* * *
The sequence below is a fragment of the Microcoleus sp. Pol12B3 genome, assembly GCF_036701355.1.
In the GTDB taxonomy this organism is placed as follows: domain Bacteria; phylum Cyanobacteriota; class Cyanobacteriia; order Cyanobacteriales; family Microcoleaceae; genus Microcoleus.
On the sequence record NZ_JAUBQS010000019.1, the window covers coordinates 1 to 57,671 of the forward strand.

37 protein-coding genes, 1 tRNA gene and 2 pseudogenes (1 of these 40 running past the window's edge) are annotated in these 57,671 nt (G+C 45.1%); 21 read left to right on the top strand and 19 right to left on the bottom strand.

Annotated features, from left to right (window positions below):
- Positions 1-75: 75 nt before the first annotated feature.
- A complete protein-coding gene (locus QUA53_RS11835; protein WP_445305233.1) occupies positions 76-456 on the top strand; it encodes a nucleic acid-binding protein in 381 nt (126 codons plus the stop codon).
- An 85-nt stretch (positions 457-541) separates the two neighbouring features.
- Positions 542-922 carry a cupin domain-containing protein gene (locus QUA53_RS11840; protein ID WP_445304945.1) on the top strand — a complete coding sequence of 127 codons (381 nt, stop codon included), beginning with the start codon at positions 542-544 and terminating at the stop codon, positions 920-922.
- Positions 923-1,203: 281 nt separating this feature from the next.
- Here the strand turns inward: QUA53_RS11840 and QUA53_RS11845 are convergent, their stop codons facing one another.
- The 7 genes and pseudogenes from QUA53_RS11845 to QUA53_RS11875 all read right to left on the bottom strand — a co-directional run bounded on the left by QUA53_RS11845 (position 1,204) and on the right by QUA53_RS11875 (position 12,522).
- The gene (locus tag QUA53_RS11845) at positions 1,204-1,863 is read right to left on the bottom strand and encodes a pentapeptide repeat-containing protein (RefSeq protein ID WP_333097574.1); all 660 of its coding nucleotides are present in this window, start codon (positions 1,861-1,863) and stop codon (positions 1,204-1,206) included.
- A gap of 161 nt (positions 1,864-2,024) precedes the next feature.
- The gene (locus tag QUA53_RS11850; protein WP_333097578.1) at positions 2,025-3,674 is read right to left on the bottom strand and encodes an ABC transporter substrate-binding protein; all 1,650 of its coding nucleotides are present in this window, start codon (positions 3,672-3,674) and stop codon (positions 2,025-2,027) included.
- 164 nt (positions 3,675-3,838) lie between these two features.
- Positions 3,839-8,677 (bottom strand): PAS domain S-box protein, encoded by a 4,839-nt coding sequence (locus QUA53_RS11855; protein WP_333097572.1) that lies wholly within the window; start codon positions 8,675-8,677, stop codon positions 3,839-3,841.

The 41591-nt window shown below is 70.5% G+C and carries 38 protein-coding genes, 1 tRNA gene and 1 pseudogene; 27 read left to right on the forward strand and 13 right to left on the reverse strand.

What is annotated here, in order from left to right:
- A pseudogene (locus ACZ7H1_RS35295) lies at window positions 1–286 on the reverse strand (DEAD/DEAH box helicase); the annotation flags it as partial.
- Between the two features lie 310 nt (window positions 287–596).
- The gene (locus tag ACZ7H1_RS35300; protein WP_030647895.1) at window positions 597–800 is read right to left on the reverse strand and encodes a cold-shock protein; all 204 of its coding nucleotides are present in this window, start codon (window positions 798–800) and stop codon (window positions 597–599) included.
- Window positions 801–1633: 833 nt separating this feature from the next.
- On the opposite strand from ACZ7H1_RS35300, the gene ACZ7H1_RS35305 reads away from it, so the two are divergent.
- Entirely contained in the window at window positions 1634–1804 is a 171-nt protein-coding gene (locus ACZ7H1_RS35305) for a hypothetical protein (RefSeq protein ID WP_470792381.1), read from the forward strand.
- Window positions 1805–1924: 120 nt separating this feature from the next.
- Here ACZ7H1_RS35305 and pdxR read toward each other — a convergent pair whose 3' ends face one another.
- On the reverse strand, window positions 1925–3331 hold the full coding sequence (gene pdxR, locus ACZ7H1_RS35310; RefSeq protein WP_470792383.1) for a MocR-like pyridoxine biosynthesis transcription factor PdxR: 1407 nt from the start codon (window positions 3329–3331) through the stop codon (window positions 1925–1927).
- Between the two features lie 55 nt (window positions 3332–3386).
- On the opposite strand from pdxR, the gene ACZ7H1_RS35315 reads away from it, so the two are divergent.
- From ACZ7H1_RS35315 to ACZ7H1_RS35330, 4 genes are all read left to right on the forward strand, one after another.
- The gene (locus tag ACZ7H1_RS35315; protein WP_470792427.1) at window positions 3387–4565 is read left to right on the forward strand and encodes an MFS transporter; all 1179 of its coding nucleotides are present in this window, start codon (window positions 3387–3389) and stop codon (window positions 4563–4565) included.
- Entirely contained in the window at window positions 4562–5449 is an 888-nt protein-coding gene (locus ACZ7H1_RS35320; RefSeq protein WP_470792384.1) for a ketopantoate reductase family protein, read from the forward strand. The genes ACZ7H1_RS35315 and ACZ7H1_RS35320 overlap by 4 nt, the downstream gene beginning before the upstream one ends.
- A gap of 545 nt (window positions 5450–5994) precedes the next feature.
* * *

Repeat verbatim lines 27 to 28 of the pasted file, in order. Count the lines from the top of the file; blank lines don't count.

- Here ACZ7H1_RS35305 and pdxR read toward each other — a convergent pair whose 3' ends face one another.
- On the reverse strand, window positions 1925–3331 hold the full coding sequence (gene pdxR, locus ACZ7H1_RS35310; RefSeq protein WP_470792383.1) for a MocR-like pyridoxine biosynthesis transcription factor PdxR: 1407 nt from the start codon (window positions 3329–3331) through the stop codon (window positions 1925–1927).